Slide the new fan up making sure that the groves in the back are sliding into place properly. If done correctly it will want to again fall down. Replace the resistor pack and screw it in. Don't forget both screws. Plug it in, bend the grey foam back and screw it in.

Part 3: finishing up
Test the fan to make sure it works. Now you just have to get the glove box back in and screw it in and you're done.
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Old September 12th, 2010, 14:17   #2
n_booth147
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I had this problem with my girlfriend's 2002 jetta TDI. 1st dealer visit - replace resistor for $180; 2nd visit - replace resistor again, n/c; 3rd visit - "your blower motor is the problem we can replace it for $425" my response "pound sand".

I followed the above post and took some pictures that I will add.

Last edited by n_booth147; September 12th, 2010 at 14:41.
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Old September 12th, 2010, 14:40   #3
n_booth147
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Yeah... not sure on how to upload photo's. ahh well. I took same advice from member "Sevenjays" and bought a thermal resistor and soldered it in the resistor pack. I found the same pn 270-1321 for $4.99. Lubed up the fan, tested it out and works great! I'll post again if my five dollar fix fails and I burn out a 4th resistor pack.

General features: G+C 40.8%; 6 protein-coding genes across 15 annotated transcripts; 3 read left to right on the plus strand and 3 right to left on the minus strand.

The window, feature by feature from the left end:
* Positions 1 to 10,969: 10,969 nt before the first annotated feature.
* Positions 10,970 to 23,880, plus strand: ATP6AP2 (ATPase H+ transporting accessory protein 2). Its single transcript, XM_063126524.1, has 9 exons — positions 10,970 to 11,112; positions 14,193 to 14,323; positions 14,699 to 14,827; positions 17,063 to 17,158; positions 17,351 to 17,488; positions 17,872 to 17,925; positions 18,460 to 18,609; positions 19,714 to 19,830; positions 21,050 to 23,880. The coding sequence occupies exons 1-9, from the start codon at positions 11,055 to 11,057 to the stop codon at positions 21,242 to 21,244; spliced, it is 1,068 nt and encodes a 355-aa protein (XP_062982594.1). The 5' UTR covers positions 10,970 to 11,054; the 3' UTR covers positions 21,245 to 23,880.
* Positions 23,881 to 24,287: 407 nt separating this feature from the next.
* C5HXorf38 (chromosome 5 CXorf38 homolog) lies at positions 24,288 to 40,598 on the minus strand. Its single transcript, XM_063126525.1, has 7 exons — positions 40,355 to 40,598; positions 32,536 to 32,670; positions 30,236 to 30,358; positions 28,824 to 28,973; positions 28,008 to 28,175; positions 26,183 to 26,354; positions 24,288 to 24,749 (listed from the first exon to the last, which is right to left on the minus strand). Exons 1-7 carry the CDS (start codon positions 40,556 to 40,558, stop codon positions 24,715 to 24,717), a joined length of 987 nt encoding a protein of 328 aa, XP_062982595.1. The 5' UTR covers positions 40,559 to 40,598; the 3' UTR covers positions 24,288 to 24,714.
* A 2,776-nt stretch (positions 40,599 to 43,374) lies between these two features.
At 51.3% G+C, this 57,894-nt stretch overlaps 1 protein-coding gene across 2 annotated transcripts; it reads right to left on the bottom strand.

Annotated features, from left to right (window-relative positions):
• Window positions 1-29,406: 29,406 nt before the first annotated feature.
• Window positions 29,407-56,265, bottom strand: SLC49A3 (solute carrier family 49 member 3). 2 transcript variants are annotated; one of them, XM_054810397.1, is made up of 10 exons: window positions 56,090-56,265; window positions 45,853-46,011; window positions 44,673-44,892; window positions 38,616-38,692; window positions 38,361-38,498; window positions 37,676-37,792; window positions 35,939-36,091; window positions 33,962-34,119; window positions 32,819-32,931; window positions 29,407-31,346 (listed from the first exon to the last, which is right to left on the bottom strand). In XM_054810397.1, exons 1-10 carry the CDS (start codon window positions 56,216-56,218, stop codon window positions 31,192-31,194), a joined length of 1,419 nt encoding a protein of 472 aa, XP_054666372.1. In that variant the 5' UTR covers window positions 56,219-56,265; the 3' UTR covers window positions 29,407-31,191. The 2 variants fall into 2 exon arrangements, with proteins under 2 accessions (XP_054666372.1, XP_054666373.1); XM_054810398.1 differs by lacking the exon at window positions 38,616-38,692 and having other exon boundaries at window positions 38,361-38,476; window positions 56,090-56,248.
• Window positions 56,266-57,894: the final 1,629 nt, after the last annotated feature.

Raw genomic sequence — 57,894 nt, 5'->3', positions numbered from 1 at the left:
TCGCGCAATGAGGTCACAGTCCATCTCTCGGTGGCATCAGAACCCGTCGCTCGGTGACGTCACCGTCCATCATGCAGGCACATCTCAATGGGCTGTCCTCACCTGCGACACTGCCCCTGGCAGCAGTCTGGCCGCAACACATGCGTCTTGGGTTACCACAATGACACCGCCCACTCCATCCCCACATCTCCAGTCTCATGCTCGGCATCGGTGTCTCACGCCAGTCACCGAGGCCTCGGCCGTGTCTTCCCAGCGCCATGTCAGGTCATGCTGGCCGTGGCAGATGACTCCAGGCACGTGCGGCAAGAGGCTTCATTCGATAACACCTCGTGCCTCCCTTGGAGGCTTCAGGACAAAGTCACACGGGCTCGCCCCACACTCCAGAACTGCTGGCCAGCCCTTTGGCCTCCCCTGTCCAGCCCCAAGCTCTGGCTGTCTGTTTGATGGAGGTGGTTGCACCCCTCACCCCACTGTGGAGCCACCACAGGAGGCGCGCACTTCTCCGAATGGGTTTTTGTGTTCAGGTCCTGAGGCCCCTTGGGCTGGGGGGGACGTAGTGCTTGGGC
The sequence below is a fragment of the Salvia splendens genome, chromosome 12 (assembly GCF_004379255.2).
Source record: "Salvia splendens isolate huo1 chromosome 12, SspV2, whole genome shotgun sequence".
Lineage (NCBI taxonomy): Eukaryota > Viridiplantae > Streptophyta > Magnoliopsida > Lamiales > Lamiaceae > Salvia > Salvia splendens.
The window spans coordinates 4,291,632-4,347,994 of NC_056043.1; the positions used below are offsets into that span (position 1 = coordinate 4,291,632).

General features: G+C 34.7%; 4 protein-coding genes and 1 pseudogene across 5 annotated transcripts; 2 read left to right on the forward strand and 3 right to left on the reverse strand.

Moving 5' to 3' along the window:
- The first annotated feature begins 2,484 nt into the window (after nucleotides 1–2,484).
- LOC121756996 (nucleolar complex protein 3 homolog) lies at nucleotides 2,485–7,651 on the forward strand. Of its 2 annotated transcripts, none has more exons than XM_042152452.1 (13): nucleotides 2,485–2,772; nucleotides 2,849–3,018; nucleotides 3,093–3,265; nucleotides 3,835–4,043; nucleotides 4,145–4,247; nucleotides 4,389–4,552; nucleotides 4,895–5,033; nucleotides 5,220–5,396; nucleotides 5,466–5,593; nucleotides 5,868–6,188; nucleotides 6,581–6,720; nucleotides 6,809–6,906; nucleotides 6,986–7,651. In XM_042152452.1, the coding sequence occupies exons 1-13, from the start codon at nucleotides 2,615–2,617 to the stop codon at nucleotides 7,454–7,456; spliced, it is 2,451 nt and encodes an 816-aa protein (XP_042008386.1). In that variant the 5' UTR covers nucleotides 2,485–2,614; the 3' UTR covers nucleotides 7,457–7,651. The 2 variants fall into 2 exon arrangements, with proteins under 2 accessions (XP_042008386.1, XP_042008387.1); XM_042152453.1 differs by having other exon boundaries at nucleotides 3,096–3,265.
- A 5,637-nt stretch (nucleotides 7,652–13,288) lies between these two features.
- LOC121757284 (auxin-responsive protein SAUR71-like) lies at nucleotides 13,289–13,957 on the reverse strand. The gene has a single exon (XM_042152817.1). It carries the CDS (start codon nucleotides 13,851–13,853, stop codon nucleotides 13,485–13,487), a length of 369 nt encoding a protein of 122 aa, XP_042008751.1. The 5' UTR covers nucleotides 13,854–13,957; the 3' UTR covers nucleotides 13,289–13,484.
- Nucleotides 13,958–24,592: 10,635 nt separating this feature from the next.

I spent almost 2 hours to take it apart, solder, lube and put back together. (very simple solder job, as long as you don't overheat the thermal fuse and blow it).

In my opinion the cabin air filter caused the resistor pack to keep failing. I don't think it had ever been cleaned!!


*Okay, so my picture size is too big, and too many steps to add pictures for me. Sorry for not posting them.

Last edited by n_booth147; September 14th, 2010 at 07:36.
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Old September 12th, 2010, 21:42   #4
OlyTDI
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Would love to see the photos -- just about to take on the resistor pack and fan R/R.
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Old September 13th, 2010, 10:04   #5
mrGutWrench
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Quote:
Originally Posted by OlyTDI View Post
Would love to see the photos -- just about to take on the resistor pack and fan R/R.
__. Hey, Ol, I did the "conventional way (taking out the center console) and completely removing the glove box) but this way is MUCH simpler and should be easier and quicker. But the old way isn't bad -- and a bad fan *will* keep burning up the resisters.